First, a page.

$60k costs for $2k court claim
A marine engineering company has been hit with a massive legal bill after trying to freeze an Australian multi-millionaire's luxury yacht over a third-party debt worth barely $2,000.
In 2009, Auckland-based General Marine Services (GMS) supplied fittings to Salthouse Marine for a $3.5m yacht called the Luana.
The 70-foot luxury launch was constructed for Yachts West, a company owned by wealthy Perth businessman Chris Norman.
Salthouse Marine went into liquidation in early 2010 causing another of its customers, NBR Rich Lister Jim Delegat, and a liquidator of a Salthouse subsidiary to place the Luana "under arrest".
The aim was to recover money that had been allegedly transferred from the subsidiary building Delegat's yacht to that constructing Norman's vessel.
Only two hours before the matter was to be settled and the Luana returned to Yachts West, GMS lodged a caveat preventing the release.
It was owed just $2,189.
The caveat was eventually set aside by Justice Peter Woodhouse, who said it was an abuse of process and a contrived claim without merit.
Among his reasons for rejecting GMS' action was the fact that "the amount claimed would be dwarfed by legal costs".
He ordered GMS to pay Yachts West indemnity costs of $61,737 on the grounds that it had acted "vexatiously, frivolously, improperly or unnecessarily".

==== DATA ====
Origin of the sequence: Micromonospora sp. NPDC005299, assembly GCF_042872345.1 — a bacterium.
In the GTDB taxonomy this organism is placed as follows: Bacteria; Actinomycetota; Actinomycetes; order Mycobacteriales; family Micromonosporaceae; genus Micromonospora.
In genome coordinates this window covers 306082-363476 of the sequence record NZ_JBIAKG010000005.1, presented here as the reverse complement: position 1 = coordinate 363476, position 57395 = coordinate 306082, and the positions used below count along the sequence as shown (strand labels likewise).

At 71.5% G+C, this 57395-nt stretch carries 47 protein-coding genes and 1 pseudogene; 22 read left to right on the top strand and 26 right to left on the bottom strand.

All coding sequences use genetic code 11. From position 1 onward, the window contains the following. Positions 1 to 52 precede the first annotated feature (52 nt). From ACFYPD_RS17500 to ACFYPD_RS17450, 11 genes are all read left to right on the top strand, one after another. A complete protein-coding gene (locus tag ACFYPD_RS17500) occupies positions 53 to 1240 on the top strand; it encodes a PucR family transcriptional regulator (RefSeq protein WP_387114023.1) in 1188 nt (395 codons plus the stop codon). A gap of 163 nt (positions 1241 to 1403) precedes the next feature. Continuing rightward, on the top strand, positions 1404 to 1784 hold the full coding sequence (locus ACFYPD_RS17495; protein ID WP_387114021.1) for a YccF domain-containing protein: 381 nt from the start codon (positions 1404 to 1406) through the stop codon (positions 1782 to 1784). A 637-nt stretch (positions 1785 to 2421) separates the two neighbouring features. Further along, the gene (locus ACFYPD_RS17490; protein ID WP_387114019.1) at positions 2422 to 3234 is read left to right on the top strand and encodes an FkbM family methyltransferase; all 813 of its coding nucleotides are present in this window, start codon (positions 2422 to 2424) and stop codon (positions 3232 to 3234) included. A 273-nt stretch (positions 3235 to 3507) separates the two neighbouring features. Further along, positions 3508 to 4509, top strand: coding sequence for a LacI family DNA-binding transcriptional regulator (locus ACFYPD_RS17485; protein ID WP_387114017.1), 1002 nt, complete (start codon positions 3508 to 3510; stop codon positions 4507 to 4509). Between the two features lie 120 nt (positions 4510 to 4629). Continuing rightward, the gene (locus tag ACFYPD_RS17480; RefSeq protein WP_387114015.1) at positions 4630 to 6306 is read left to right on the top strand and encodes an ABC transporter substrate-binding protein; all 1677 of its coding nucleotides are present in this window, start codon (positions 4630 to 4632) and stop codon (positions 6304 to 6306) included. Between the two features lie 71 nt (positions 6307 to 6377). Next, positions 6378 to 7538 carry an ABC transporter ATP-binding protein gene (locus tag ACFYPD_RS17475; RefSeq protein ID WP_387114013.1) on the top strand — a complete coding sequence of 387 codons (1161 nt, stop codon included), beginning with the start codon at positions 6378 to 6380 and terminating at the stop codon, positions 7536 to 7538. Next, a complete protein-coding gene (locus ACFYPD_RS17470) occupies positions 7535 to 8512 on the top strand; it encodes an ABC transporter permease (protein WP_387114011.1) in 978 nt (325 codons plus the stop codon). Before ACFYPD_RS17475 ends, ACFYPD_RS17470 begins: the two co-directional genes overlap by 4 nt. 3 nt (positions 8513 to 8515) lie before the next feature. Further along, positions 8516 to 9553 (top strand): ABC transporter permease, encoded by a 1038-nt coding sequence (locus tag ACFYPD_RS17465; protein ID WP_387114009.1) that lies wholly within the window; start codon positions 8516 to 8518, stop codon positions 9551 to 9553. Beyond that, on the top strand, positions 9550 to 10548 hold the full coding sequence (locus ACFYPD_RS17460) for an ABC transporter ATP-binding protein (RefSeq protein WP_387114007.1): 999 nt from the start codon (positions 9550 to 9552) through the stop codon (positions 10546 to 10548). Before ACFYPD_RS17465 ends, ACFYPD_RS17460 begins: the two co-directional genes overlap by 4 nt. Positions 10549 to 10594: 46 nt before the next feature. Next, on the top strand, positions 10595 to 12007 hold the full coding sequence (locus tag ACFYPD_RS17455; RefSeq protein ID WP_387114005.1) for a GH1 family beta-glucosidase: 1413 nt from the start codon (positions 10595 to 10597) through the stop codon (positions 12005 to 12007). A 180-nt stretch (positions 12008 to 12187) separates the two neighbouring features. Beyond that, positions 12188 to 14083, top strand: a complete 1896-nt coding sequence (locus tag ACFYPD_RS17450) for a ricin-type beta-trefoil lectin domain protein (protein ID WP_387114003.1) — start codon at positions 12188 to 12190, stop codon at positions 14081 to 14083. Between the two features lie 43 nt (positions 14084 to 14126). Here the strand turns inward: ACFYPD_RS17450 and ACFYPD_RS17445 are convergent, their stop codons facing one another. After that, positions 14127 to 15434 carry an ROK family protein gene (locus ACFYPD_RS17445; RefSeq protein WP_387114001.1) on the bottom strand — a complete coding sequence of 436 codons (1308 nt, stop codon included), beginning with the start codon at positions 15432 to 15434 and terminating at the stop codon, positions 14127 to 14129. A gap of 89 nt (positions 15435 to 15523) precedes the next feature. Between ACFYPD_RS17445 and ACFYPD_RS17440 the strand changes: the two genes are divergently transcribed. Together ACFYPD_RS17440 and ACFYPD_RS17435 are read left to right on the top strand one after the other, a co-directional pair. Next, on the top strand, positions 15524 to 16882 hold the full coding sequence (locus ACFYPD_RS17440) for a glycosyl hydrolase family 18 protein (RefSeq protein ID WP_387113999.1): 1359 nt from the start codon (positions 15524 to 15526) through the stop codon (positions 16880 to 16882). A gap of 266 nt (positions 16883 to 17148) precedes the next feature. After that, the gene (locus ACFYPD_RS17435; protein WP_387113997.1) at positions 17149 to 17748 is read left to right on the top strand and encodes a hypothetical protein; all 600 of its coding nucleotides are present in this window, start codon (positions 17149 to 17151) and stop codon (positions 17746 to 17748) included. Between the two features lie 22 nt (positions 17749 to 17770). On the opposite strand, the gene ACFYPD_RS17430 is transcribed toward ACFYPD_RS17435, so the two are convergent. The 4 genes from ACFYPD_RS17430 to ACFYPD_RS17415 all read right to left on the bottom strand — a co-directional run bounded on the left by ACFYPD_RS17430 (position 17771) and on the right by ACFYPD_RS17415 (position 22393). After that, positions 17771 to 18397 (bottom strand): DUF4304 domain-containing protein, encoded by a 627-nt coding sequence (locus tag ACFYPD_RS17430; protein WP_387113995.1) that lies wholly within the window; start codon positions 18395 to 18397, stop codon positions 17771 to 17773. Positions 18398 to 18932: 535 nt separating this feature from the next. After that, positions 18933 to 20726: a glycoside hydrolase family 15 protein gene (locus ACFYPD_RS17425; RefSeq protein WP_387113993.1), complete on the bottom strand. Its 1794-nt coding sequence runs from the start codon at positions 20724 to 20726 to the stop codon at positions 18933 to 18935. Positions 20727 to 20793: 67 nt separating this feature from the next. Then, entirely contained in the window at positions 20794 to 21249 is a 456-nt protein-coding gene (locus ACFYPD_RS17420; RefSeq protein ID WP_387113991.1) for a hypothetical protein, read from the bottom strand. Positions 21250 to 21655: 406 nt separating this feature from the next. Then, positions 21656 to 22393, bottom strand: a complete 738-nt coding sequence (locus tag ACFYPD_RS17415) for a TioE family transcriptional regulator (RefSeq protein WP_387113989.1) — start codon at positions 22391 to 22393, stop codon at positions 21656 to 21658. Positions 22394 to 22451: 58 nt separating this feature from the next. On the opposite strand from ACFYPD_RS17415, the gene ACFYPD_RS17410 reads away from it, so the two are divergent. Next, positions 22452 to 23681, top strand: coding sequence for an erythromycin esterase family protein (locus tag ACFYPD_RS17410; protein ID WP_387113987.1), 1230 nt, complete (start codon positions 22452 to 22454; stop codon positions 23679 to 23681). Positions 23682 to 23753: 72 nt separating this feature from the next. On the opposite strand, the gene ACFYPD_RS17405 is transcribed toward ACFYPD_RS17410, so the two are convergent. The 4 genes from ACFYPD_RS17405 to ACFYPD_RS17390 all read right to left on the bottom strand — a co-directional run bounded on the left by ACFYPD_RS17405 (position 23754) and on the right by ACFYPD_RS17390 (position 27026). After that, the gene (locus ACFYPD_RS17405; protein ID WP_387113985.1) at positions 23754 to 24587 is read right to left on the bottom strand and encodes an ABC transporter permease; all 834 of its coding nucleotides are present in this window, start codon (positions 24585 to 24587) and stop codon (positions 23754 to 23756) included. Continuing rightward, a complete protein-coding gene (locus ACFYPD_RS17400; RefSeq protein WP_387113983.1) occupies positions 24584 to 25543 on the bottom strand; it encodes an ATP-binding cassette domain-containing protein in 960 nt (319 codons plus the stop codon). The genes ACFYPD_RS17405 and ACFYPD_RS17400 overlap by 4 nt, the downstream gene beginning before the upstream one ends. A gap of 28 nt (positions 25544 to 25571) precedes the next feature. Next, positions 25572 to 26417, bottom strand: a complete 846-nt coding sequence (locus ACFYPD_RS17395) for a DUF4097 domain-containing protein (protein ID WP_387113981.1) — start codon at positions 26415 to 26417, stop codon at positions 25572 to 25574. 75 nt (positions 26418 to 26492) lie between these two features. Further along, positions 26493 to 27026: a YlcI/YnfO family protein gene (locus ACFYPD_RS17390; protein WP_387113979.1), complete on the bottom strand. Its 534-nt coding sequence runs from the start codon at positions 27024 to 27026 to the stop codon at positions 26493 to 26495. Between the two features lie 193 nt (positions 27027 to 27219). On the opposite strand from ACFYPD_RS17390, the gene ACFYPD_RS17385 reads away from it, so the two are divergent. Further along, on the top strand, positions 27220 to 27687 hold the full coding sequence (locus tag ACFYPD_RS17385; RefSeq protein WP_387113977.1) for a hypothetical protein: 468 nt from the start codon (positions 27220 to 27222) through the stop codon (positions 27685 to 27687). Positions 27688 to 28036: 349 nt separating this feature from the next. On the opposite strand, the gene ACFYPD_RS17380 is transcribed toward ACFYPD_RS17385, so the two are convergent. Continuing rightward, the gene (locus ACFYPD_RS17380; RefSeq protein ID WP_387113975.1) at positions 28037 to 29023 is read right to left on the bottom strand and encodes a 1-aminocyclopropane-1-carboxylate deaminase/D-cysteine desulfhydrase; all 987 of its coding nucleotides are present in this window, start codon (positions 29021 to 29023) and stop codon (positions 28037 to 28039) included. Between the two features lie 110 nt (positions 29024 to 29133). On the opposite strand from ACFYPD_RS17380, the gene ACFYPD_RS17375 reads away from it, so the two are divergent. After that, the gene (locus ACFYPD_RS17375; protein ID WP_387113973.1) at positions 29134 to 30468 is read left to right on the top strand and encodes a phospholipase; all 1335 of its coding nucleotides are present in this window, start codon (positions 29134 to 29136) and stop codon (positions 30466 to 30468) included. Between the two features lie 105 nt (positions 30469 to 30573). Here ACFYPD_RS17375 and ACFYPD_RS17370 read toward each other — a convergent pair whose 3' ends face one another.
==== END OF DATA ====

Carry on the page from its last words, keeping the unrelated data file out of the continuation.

GMS took the matter to the Court of Appeal, which has now dismissed its argument and ordered it to pay the full sum.
Upholding the initial judgment, Justice Douglas White said the lodging of the caveat was disproportionate to the amount of money at stake.
He said there were "more appropriate avenues" available to GMS, including the Disputes Tribunal, which has jurisdiction for claims up to $15,000.
Another was a separate High Court proceeding which GMS, along with other unsecured creditors, was taking against the directors of the Salthouse Marine subsidiary that built the Luana.
GMS founders Roy Chalton and Michael Coventry did not return requests for comment.
Further litigation between Delegat, Norman and a liquidator concluded at the High Court last month, with a judgment expected shortly.